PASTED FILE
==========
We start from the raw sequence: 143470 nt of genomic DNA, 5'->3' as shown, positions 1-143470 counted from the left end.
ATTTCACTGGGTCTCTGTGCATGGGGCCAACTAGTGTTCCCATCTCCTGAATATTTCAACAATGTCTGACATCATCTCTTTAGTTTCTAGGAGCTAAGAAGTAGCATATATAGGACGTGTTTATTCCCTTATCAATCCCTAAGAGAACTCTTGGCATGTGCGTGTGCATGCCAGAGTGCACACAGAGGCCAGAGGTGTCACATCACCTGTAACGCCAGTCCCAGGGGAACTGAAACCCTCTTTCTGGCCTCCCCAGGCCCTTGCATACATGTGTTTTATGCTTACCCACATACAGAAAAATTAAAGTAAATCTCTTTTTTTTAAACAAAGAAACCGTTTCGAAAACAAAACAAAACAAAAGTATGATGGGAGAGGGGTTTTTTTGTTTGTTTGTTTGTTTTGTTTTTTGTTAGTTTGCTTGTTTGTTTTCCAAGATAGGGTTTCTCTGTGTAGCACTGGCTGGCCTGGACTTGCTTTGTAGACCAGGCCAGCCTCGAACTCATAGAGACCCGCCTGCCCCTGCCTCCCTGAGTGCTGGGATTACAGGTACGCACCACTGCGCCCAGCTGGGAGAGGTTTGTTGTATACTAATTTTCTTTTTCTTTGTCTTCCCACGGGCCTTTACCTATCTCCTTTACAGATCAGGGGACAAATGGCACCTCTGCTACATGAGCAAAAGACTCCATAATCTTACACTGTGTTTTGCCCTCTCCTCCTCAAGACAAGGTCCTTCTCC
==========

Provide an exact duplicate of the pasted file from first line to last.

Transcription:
We start from the raw sequence: 143470 nt of genomic DNA, 5'->3' as shown, positions 1-143470 counted from the left end.
ATTTCACTGGGTCTCTGTGCATGGGGCCAACTAGTGTTCCCATCTCCTGAATATTTCAACAATGTCTGACATCATCTCTTTAGTTTCTAGGAGCTAAGAAGTAGCATATATAGGACGTGTTTATTCCCTTATCAATCCCTAAGAGAACTCTTGGCATGTGCGTGTGCATGCCAGAGTGCACACAGAGGCCAGAGGTGTCACATCACCTGTAACGCCAGTCCCAGGGGAACTGAAACCCTCTTTCTGGCCTCCCCAGGCCCTTGCATACATGTGTTTTATGCTTACCCACATACAGAAAAATTAAAGTAAATCTCTTTTTTTTAAACAAAGAAACCGTTTCGAAAACAAAACAAAACAAAAGTATGATGGGAGAGGGGTTTTTTTGTTTGTTTGTTTGTTTTGTTTTTTGTTAGTTTGCTTGTTTGTTTTCCAAGATAGGGTTTCTCTGTGTAGCACTGGCTGGCCTGGACTTGCTTTGTAGACCAGGCCAGCCTCGAACTCATAGAGACCCGCCTGCCCCTGCCTCCCTGAGTGCTGGGATTACAGGTACGCACCACTGCGCCCAGCTGGGAGAGGTTTGTTGTATACTAATTTTCTTTTTCTTTGTCTTCCCACGGGCCTTTACCTATCTCCTTTACAGATCAGGGGACAAATGGCACCTCTGCTACATGAGCAAAAGACTCCATAATCTTACACTGTGTTTTGCCCTCTCCTCCTCAAGACAAGGTCCTTCTCC